Scatter, as from an unextinguished hearth

Ashes and sparks, my words among mankind!

Be through my lips to unawakened earth

The trumpet of a prophecy! O, wind,

If Winter comes, can Spring be far behind?

Meaning: He talks about how the wind has scattered his thoughts they are all over the place, like leaves in the fall. Then he begins to compare his thoughts with other things. At the end he begins to question, if how long it would take for spring to come and fix autumn’s damages.

Stanza 5

Make me thy lyre, even as the forest is:

What if my leaves are falling like its own!

The tumult of thy mighty harmonies

Will take from both a deep, autumnal tone,

Sweet though in sadness. Be thou, spirit fierce,

My spirit! Be thou me, impetuous one!

Meaning: He ask the wind to make him a lyre and he is comparing its strings to the leaves in a forest. He talks about the sweet however somber sounds of the lyre.


Ode to the west wind by percy bysshe shelly rosemary shafack and selene ramerez

Does it create vivid expressions or innovative ideas by manipulating syntax (word order), or semantics (word meaning)? YES;

“Breath of Autumn's being,

Thou, from whose unseen presence the leaves dead

Are driven, like ghosts from an enchanter fleeing, “ . I see myself breathing in a swift of wind on an gray autumn day, by the position of the words on this line.

Diction

LANGUAGE: Formal, Abstract and vivid

  • Do any words have other connotations: associations beyond the standard denotation, or definition?

  • Withered- Dead, Sadness, deiced etc.

  • Odors- Smelly, stinky, reeking

  • Vision- prophetic, psychic, foreshadowing

Leaves-Came from the latin root Leup "to peel off, break off"

Foliage – Frech origin feuille :”leaf”

Pale- O.Fr. paile, from L. pallidus "pale, pallid, wan," frompallere "be pale, grow pale," from PIE *pol-/*pel-

Prophet- Greek prophēteía.

d. Is the etymology (the history of a word's meaning) of any word or words important to the meaning of the poem? (You may use dictionary.com for help with this).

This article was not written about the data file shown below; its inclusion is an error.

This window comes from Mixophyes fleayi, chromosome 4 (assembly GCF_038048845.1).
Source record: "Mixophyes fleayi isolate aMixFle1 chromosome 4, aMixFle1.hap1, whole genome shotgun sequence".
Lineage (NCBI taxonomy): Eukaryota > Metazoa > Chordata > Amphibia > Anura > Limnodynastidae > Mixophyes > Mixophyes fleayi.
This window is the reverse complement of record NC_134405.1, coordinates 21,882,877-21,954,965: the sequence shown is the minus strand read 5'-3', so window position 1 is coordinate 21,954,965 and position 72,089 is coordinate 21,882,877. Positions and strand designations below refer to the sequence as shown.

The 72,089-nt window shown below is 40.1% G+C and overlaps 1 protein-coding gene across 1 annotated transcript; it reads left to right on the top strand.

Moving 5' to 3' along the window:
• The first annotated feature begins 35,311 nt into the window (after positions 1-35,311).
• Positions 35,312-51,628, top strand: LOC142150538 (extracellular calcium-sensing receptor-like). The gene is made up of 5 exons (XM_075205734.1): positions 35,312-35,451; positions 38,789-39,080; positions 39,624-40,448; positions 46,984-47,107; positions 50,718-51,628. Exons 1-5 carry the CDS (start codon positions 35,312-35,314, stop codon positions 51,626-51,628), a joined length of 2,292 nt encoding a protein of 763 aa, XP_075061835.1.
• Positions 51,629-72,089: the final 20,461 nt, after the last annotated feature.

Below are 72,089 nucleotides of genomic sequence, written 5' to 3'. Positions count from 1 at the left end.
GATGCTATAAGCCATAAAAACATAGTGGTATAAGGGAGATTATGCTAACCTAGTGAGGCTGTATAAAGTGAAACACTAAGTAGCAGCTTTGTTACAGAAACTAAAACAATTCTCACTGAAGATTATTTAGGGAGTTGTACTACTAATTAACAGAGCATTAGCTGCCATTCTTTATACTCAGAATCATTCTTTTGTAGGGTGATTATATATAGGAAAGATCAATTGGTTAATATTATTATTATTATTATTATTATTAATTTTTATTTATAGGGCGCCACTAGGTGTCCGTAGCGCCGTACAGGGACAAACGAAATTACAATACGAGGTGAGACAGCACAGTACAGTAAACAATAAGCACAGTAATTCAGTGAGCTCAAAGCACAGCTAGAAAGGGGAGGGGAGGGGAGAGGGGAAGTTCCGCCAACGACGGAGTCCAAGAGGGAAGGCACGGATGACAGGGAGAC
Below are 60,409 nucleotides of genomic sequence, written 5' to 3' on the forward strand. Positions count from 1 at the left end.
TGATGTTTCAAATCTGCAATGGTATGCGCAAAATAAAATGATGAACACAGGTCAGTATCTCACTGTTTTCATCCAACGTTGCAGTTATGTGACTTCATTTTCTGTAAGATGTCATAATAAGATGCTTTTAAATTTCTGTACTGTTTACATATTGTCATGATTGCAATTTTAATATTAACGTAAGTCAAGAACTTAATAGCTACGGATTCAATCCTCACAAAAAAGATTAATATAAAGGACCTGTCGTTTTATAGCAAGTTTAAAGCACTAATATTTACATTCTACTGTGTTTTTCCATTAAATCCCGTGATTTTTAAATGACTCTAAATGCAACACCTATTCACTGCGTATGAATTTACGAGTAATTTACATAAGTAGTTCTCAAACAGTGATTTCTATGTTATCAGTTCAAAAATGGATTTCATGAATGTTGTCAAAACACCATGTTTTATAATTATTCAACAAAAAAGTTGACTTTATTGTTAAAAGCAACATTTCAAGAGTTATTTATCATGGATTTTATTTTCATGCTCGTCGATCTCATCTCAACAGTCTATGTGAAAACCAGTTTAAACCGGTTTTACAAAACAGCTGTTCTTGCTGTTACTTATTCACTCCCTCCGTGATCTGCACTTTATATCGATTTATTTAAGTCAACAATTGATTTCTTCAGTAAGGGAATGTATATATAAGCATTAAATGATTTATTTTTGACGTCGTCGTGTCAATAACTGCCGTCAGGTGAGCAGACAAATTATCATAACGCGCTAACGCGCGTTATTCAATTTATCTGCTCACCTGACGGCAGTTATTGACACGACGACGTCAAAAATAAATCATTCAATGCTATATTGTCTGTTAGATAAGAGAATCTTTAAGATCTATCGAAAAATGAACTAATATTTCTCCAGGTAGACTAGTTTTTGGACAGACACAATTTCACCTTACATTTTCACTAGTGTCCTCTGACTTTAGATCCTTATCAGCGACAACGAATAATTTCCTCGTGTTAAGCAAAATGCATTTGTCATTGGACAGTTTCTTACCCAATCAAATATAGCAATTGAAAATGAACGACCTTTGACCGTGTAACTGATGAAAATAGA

Ode to the west wind by percy bysshe shelly rosemary shafack and selene ramerez

Tone and Mood

Tone- Autumn season is a period of beauty as well as death. IT sets a tone of sadness, calmness, darkness, extreme in some aspects, sorrow grief etc

Mood: Sad, hopeful, sorrowful etc.

Atmospheric development: it makes the seem quite sad and depressing because of the repetition of certain words such as, sadness, death, beneath power etc.

Irony: He starts the poem with sweet thoughts of the earth, then suddenly transforms from calm tone to devastating. The title is also an irony in the poem because when I think of wind only has an essential to nature, rather than something that brings about change.

Emotions- Happy and serene in the beginning then it starts to get very sad and dark. He wanted us as readers to be in his shoes and feel what he felt the same day he found out his sons death.


Ode to the west wind by percy bysshe shelly rosemary shafack and selene ramerez

  • Who:PeryByshee shell

  • To whom: The wind

  • What occasion:A sad period in his life ( The loss of his son, Charles)

  • Purpose: Change brought on by wind

  • What is the speaker's relationship to you, the reader?

  • Not communicative

  • Are you being spoken to directly? No

  • Are you being ignored? Yes

  • Are you overhearing the speaker?

Rhetorical Situation


Ode to the west wind by percy bysshe shelly rosemary shafack and selene ramerez

Fugitive language

A majority of this poem consist of Similes, alliteration and Metaphors.

However it also has Alliteration, Symbolism, repetition and personification.

Simile: “The winged seeds, where they lie cold and low,

Each likea corpse within its grave”

Metaphors: “Angels of rain and lightning”

Alliteration: “wild West Wind”

Repetition: “ hear, oh hear! “

Personification: “ I fall upon the thorns of life! I bleed! “

Irony: “Angels of rain and lightning”

Rhyme: “sore need…I bleed! ”

No assonance, onomatopoetic words and puns

Device Effect: Cacophony, harsh or discordant sounds.


Ode to the west wind by percy bysshe shelly rosemary shafack and selene ramerez

Imagery

Mental pictures: A dark windy stormy day. I see leaves, tresses, flowers and seeds being blown by the hectic wind. I can see a white beach house on a hill overlooking the Atlantic ocean. There is no sun in the sky, only clouds of gray.

  • What do you see, hear, taste, smell, touch in your imagination through the words of the poem? I can the movement of the wind swaying the trees while the leaves fall. I can hear thunder from distance and the luminous light of lightening, lighting the sky. I can feel the colorful leaves and water blowing towards the direction. I smell the sweet aroma of rain and ocean breeze

  • Does the poem use symbolism: an image that has a meaning beyond what it literally represents?

  • Autumn(a time of death and beauty),

  • Yellow, and black, and pale, and hectic red: Represents different people who change do to the motion of the wind.

  • Winged Seeds: Spring, growth, rebirth


Ode to the west wind by percy bysshe shelly rosemary shafack and selene ramerez

Structure

Form: Sicilian Sestet…. (a.b.ab.a.b)

-15 lines per stanza in groups of 3

-rhyme pattern: a repeated order of rhyme at the ends of lines